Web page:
Ashraf Ghani, at a ceremony held at the Presidential Palace in Kabul on Monday afternoon, has been sworn in as president for a second term.
The US special envoy Zalmay Khalilzad, US Chargé d’Affaires Ross Wilson, and US, NATO forces commander Gen. Scott Miller, as well as ambassadors from the EU, Canada, Australia, Denmark, Germany, Norway attended the ceremony.
Some prominent Afghan politicians did not attend, including former President Hamid Karzai, Abd Rab Rassoul Sayyaf, former mujahideen leader and Younus Qanuni, former vice president.
Ghani was announced the winner by the Independent Election Commission (IEC) amid controversy involving technical problems and allegations of fraud.
Abdullah, citing "fraud" in the process, has held a swearing-ceremony for himself as well.
The electoral crisis increased after the final results were announced by the IEC on February 19.
Hours after the announcement of the results, Abdullah announced the formation of an “inclusive government” by his Stability and Convergence campaign team, declaring his “victory” in the polls.
Abdullah said decisions on disputed votes were “illegal,” adding that the IEC's results were a coup against democracy and that he does not accept them.
On Sunday, Abdullah’s office confirmed that US special envoy Zalmay Khalilzad on Monday held three meetings with the chief executive to “find a solution” for the matter but apparently did not succeed. Despite that, Abdullah’s deputy spokesman, Fraidoon Khwazoon, said hopes still to remain.
Late Sunday night sources told TOLOnews that President Ghani and CE Abdullah had met, but sources said no agreement had been reached on the election standoff.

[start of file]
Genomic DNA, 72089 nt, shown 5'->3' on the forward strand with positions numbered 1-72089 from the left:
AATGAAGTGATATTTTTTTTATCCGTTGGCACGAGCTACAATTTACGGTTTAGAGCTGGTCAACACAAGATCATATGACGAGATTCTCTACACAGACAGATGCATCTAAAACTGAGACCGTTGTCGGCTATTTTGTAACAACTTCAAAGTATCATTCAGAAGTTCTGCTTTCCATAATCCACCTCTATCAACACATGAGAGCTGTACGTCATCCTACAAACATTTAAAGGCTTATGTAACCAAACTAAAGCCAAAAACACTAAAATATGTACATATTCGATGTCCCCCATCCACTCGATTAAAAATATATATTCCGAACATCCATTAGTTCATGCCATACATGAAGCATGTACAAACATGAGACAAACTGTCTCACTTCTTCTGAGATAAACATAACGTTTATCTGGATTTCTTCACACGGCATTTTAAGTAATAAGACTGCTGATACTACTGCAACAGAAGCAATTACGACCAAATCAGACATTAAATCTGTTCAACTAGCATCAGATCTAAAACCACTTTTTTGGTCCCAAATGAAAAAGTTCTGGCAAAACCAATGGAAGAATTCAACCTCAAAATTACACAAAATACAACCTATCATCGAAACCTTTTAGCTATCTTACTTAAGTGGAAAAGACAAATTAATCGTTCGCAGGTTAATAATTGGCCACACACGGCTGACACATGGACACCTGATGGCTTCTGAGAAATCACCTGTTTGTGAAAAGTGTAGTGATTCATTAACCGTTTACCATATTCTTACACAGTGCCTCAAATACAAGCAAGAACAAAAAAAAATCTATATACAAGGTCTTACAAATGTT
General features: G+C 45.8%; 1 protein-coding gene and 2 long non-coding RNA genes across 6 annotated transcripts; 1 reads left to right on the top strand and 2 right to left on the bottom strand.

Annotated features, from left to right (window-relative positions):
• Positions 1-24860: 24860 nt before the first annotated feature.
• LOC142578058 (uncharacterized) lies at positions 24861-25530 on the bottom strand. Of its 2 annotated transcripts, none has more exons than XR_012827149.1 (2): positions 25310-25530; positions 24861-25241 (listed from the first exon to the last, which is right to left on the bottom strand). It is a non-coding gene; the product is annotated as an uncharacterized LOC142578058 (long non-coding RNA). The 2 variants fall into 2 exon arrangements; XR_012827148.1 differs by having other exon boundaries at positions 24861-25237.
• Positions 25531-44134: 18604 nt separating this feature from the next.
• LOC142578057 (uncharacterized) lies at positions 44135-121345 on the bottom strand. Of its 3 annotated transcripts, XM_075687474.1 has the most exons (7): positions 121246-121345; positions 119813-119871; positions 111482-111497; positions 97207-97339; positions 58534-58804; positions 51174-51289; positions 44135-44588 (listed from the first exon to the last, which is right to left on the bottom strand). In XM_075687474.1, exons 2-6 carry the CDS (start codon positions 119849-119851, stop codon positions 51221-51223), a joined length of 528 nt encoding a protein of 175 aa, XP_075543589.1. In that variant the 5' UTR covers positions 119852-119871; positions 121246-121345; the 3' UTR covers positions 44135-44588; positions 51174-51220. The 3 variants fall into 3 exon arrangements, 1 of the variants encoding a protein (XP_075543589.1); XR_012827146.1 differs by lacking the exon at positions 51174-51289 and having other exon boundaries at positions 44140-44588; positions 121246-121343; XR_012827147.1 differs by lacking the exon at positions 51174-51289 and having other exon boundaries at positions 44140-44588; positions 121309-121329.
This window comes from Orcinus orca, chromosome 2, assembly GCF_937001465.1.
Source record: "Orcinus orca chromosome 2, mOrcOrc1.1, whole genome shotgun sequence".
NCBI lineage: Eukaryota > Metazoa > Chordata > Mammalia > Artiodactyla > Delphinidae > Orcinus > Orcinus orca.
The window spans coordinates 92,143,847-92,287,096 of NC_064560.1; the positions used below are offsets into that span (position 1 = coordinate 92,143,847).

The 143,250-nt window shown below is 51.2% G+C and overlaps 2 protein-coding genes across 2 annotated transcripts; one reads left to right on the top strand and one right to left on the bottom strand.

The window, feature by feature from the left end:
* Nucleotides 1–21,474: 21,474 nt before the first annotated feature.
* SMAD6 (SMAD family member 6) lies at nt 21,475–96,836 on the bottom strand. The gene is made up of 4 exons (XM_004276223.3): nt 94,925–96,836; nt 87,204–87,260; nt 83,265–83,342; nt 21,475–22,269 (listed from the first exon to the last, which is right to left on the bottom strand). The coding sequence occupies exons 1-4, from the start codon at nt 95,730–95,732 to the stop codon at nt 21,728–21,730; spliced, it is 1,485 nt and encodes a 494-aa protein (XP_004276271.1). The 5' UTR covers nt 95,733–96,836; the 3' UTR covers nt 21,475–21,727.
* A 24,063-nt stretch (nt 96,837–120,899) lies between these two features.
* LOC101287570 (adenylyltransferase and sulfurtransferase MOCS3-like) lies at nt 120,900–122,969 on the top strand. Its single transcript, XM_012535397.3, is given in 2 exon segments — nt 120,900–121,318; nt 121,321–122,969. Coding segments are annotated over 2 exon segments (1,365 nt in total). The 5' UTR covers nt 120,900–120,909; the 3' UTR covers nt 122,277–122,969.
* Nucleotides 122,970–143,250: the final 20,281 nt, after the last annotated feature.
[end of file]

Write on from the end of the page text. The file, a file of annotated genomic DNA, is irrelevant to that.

The swearing-ceremony was delayed for several hours in order to allow for further attempts to end the crisis, but the ceremonies were held after apparently no progress was made.
On Monday, a document seen by TOLOnews, and confirmed by a number of people close to both sides, indicated that President Ghani offered a power-sharing plan to Chief Executive Abdullah in the areas of security, governance and peace.
President Ghani offered 40% of his cabinet, including one National Security Council member post, to be filled with Abdullah allies, and he also offered the chairmanship of a "Supreme Peace Council" to Abdullah, which would engage in negotiations with the Taliban (The document also mentioned that the Chair of the Peace Council would report to the president.)
Based on Ghani's proposal, all national security ministries and institutions would report exclusively to the president.
President Ghani had proposed to Abdullah the role of "leader of the opposition," and that he would also become head of the proposed Supreme Peace Council.
Abdullah, according to people close to him, demanded that the government shouldn’t be formed based on the election results, adding that the election results should be nullified and then the power-sharing set-up should be discussed in detail.